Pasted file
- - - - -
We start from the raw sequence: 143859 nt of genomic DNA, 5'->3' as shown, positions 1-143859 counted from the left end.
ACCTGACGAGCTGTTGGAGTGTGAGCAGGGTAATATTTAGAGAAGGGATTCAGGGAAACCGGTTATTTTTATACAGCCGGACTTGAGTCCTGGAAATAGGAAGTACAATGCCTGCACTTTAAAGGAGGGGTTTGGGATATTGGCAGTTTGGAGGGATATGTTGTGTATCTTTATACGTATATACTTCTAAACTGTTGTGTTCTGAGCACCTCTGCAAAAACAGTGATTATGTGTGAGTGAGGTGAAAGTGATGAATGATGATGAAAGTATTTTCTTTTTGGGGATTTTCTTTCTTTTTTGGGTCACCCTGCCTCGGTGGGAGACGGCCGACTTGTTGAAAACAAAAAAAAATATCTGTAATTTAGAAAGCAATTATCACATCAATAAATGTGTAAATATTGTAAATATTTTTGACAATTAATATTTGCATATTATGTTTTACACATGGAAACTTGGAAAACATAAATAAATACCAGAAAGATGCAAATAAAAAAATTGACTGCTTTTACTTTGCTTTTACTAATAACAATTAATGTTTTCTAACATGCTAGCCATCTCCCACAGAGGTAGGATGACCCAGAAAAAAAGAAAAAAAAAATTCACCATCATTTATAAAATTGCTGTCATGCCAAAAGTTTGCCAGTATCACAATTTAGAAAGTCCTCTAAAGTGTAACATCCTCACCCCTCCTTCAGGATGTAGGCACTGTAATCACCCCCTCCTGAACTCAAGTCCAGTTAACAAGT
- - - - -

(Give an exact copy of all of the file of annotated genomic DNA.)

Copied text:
We start from the raw sequence: 143859 nt of genomic DNA, 5'->3' as shown, positions 1-143859 counted from the left end.
ACCTGACGAGCTGTTGGAGTGTGAGCAGGGTAATATTTAGAGAAGGGATTCAGGGAAACCGGTTATTTTTATACAGCCGGACTTGAGTCCTGGAAATAGGAAGTACAATGCCTGCACTTTAAAGGAGGGGTTTGGGATATTGGCAGTTTGGAGGGATATGTTGTGTATCTTTATACGTATATACTTCTAAACTGTTGTGTTCTGAGCACCTCTGCAAAAACAGTGATTATGTGTGAGTGAGGTGAAAGTGATGAATGATGATGAAAGTATTTTCTTTTTGGGGATTTTCTTTCTTTTTTGGGTCACCCTGCCTCGGTGGGAGACGGCCGACTTGTTGAAAACAAAAAAAAATATCTGTAATTTAGAAAGCAATTATCACATCAATAAATGTGTAAATATTGTAAATATTTTTGACAATTAATATTTGCATATTATGTTTTACACATGGAAACTTGGAAAACATAAATAAATACCAGAAAGATGCAAATAAAAAAATTGACTGCTTTTACTTTGCTTTTACTAATAACAATTAATGTTTTCTAACATGCTAGCCATCTCCCACAGAGGTAGGATGACCCAGAAAAAAAGAAAAAAAAAATTCACCATCATTTATAAAATTGCTGTCATGCCAAAAGTTTGCCAGTATCACAATTTAGAAAGTCCTCTAAAGTGTAACATCCTCACCCCTCCTTCAGGATGTAGGCACTGTAATCACCCCCTCCTGAACTCAAGTCCAGTTAACAAGT